In a novel with two fifty-year-olds as main characters, it's no surprise that memory is a big dealio in Jazz. And in a novel as historic as Jazz, it's no surprise that memory is a huge theme. And since Jazz is super preoccupied with family, no one is shocked that memory comes up a ton.
Basically, the only thing shocking about the theme of memory and the past in Jazz is the weird, reality-morphing way that memory plays into the plot. Kill an ex-girlfriend so you can preserve her memory? Sure, why not? Lie in bed and remember things you didn't do with your husband? Totally fair game in this book. The sky's the limit when it comes to the way that memory is played with in Jazz—and like the sky, memory is ever-present.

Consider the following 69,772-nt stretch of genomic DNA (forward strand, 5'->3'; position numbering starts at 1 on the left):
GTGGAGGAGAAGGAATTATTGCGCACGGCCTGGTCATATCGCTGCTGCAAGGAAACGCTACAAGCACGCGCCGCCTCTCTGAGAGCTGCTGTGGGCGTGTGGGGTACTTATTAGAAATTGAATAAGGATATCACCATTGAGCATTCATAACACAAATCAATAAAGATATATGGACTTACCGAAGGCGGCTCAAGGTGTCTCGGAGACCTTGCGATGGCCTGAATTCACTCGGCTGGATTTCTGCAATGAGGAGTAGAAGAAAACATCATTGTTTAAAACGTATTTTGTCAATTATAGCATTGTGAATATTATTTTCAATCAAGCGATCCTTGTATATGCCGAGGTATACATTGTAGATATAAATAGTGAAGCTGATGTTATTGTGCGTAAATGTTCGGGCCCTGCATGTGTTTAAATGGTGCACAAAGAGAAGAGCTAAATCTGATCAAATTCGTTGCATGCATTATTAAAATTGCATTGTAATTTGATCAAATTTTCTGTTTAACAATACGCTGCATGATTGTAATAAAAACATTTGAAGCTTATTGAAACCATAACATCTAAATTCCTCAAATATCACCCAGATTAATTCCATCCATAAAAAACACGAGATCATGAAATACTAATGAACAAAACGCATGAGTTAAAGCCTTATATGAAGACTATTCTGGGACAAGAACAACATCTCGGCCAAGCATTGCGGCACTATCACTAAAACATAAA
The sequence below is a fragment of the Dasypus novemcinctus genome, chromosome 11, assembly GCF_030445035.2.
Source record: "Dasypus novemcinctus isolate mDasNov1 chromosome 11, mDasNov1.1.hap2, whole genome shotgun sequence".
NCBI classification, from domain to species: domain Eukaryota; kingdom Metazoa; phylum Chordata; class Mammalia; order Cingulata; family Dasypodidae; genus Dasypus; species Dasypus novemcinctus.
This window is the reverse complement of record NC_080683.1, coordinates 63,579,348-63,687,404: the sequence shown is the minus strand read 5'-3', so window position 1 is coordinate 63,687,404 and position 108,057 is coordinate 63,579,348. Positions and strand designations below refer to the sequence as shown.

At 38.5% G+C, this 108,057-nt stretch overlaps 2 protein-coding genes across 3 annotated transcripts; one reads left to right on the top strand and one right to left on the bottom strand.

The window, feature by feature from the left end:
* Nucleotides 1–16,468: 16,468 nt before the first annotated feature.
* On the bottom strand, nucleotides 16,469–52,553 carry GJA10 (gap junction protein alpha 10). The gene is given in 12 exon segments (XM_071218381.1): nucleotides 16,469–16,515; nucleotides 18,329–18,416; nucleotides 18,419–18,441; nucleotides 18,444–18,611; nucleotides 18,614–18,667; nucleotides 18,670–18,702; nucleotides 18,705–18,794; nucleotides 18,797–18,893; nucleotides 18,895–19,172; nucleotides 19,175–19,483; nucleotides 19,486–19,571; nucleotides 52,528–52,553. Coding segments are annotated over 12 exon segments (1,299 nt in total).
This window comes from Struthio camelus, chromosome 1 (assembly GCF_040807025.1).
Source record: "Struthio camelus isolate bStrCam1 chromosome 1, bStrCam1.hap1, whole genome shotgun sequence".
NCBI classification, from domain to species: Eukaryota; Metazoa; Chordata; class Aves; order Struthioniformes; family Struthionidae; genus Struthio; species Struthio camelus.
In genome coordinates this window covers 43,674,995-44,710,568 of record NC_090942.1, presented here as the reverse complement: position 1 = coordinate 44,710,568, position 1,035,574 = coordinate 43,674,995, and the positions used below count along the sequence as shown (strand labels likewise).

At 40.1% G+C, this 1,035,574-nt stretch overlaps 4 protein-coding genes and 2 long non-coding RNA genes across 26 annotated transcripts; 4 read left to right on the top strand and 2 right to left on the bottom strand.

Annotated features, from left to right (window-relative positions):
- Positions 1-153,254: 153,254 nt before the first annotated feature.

Questions About Memory and The Past
Which memories are based in reality for the characters in Jazz, and which are made up?
How does someone's death preserve their memory for others in Jazz?
How do the characters in Jazz's relationships to the past differ?
What, if anything, is best left forgotten for the characters in Jazz?
Chew on This
The past is more important than the future for the characters in Jazz.
The characters in Jazz are unreliable because of their relationships to their past.